What was more inspiring is what Iwata did when the company wasn’t succeeding. Nintendo fell into a slump when it released the Wii U, mainly due to its high prices, strange design, and lacking lineup. The company was losing money, and he was being roasted by both gamers and corporate shareholders alike. Instead of stepping down, he voluntarily cut his salary in half to make up for it! That was the second time he did it, too; when the 3DS’s sales went poorly, he took the same action. When corporate demanded why he hadn’t fired employees for the sake of profit, he absolutely refused to do so, saying that it wouldn’t work well long-term, and that it’d wreck the company’s morale. If you look around online, you’ll find countless stories of people meeting Iwata and saying what a passionate, candid, and kind guy he was in person. When Ocarina of Time was released, he even went out and bought a copy on the way home from work. His hilarious “Direct To You” presentations and sense of humor have become the stuff of Internet memetic legend. The hundreds of thousands of tributes pouring in – even from Sony and Microsoft, Nintendo’s business rivals – shows just how loved and respected Iwata was.

I wish I had a personal story about meeting him. I wish I could say that we crossed paths at a convention, or that we shared an elevator, or that I pitched an idea and worked for him. But I can’t, and now I never will. Instead, all I have are the games he made, and the memories of how he helped shape my childhood. Yes, I caught all 151 of the original Pokemon, played almost every Kirby game, and spent countless hours fighting in Smash Bros. My gaming library is full of titles made with him as the Executive Producer; I wouldn’t be the same person without Mario, Zelda, Metroid, and other Nintendo franchises influencing me. While I don’t play nearly as much as I used to, gaming is still very much a part of me. It reminds me of something Iwata once said:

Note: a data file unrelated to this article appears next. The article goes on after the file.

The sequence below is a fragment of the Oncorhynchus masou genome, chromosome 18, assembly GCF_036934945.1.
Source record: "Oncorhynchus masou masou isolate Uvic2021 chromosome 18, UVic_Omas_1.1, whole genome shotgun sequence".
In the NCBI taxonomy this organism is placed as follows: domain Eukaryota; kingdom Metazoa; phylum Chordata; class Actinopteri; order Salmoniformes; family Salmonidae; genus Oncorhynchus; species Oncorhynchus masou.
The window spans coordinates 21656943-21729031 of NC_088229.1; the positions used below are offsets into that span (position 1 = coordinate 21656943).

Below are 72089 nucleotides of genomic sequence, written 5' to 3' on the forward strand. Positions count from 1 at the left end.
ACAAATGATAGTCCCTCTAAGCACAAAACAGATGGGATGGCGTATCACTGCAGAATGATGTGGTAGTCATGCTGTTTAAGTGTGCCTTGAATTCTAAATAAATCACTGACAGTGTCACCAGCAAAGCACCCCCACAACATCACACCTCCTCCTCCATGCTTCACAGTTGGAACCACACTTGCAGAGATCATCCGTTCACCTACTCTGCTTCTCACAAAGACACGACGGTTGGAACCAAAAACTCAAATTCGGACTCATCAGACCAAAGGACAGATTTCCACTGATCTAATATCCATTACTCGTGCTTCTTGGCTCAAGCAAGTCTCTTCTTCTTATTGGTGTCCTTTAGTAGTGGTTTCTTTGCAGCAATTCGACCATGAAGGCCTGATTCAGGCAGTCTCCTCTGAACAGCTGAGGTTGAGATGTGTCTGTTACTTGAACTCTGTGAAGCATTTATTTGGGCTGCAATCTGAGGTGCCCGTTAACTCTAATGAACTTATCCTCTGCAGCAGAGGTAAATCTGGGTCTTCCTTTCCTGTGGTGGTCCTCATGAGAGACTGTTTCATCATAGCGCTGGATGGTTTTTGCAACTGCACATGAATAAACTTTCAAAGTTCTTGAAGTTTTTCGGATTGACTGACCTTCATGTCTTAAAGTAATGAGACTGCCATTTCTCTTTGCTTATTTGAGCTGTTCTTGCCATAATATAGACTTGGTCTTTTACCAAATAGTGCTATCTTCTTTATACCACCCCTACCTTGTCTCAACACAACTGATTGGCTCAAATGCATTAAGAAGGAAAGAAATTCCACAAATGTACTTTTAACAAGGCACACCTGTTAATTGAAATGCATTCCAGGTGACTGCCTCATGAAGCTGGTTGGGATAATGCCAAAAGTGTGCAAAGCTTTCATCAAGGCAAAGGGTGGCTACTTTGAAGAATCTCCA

“On my business card, I am a corporate president. In my mind, I am a game developer. But in my heart, I am a gamer.”

Thank you for everything, Mr. Iwata. We understand.

Soundtrack Saturdays: Silent Hill 2 – Theme Of Laura

Trying to explain Silent Hill 2 is tricky business. It’s not because it’s difficult to understand from a narrative perspective, but because I really don’t want to spoil anything. It’s about a man named James Sunderland who comes to the titular town after receiving a letter from his wife…who died three years ago. What starts as a forlorn trip down memory lane quickly develops into one of the best psychological horror stories and character studies in gaming history. I could spend hours analyzing Silent Hill 2’s storytelling – particularly how Dostoyevsky’s Crime and Punishment influenced it – but I don’t want to ruin it for those who haven’t played yet. After all these years, Laura’s Theme is still one of the most emotional songs in an already memorable game.

If you want more Silent Hill 2, you can find the full OST here.

Good gaming, good music.

Soundtrack Saturdays: Majora’s Mask – Inverted Stone Tower Remix